Many of us grew up with country music. Country music has always been (and still is) a big part of America’s National Dance, Square Dance. Historically Square Dancing has always been a part of country music, that is, up until the early seventies. At this same time country music was experimenting with new styles (i.e.: Rock-a-Billy) and experiencing a slump in popularity. Square Dancing at this time was at its peak popularity with national conventions drawing as many as 50,000 dancers from all parts of the country (and the world).
Square dancing has a long history in America having roots reaching back to our colonial days. The activity has come a long way and is no longer a dance for country bumpkins, in fact, it takes a more than fair amount of mental skill to master the average 128 "calls" or commands. Over 30 of our states have adopted the square dance as their official state folk dance.
At the turn of the last century the art was almost lost, only surviving in Appalachia and New England. It was
rediscovered by Henry Ford who became interested in the revival of Square Dancing as a part of his early New England restoration project. His efforts captured the interest of other individuals who then modernized the activity so that it would appeal to contemporary America while retaining its basic flavor. America’s National Dance is once again in need of a facelift and booster shot. One of the big problems seems to be the “Minnie Pearl” image, although greatly loved, it belongs to history. Younger dancers have mixed feelings about this but the trend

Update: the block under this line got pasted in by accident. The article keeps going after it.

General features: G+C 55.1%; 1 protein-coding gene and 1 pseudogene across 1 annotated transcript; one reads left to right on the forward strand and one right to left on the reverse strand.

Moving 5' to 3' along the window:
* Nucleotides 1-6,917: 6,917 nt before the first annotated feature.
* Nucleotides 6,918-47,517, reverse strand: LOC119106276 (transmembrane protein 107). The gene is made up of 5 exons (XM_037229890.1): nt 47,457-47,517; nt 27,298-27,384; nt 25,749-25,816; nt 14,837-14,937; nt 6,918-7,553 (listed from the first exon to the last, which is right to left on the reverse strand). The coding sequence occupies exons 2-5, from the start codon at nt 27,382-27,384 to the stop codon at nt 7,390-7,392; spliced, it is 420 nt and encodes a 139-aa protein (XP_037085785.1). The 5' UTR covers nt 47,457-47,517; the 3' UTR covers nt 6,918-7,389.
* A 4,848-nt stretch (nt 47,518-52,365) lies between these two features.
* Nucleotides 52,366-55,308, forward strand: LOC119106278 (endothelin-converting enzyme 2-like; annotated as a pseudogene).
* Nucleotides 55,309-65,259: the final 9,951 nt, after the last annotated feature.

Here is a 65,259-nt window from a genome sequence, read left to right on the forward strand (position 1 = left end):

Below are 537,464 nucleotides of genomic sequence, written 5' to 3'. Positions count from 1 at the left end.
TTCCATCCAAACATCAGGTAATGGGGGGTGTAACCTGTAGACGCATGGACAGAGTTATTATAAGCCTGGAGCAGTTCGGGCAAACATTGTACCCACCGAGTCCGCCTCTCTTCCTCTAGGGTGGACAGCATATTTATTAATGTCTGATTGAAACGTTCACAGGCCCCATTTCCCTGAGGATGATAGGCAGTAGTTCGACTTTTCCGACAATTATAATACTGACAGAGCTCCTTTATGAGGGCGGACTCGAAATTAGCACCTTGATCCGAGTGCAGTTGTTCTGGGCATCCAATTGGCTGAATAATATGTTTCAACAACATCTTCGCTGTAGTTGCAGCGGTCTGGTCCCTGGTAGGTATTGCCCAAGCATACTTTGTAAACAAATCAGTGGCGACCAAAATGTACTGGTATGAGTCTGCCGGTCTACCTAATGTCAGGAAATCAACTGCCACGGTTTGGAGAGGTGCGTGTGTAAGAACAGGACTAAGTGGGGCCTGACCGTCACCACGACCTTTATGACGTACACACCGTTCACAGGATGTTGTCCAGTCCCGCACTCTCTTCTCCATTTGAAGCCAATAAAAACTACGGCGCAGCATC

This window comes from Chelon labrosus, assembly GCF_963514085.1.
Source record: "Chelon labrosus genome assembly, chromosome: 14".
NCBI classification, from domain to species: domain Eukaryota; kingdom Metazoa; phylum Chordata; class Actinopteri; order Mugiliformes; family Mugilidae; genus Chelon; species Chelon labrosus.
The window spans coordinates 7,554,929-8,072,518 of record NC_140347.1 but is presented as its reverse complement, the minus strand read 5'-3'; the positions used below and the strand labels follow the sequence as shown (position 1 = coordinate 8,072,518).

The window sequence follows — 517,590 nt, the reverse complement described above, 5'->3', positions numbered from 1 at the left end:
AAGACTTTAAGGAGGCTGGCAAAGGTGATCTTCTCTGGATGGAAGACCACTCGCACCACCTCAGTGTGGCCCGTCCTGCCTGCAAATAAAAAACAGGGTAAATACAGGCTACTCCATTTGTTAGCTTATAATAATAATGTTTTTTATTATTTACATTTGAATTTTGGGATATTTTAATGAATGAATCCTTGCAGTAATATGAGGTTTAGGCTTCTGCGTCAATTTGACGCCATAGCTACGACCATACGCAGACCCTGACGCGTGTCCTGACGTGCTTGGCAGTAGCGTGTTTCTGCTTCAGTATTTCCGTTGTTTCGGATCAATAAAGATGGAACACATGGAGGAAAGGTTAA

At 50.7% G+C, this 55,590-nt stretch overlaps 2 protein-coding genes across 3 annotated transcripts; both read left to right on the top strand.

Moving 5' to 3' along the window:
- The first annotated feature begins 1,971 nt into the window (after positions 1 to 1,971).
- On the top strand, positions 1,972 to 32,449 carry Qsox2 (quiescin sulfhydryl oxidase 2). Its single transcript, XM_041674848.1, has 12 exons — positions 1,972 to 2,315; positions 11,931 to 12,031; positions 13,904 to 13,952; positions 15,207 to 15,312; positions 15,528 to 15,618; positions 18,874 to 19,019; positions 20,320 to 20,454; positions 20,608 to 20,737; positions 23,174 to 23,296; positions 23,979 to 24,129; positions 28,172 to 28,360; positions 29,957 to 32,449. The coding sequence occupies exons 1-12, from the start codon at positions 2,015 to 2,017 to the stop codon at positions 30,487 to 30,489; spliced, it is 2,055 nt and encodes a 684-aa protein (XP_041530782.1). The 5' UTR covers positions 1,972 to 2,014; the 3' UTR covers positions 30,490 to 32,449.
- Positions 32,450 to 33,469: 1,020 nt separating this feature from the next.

is slowly turning towards current western fashions. Although our music choices are mixed genre, Country Music is still in the driver’s seat.
Hopefully through a coordinated effort of our dancers, callers, and the Country Music Association it can again enjoy a new surge of popularity.
Up until the ‘70’s Square Dancing has been included as a part of most country music festivals across America. Somewhere in the turmoil of change, what was once a merged heritage found two separate paths. Is it possible that the Country Music Association might help us to once again
give America the gift of a renewed interest in it’s national dance and merge the two paths into one? Perhaps something as simple as using local square dancers as part of the intermission, intro, or side entertainment at Country Music concerts could be a tremendous boost on both sides. Dancers perform for free. Callers have a National group called Caller Lab (http://callerlab.org/). They can help locate talented dancers and callers in the states and cities where performances are planned.
Please consider keeping this great American treasure vibrant.
The Square Dance Community of America
OPEN LETTER TO THE COUNTRY MUSIC ASSOCIATION
AND COUNTRY ARTISTS OF AMERICA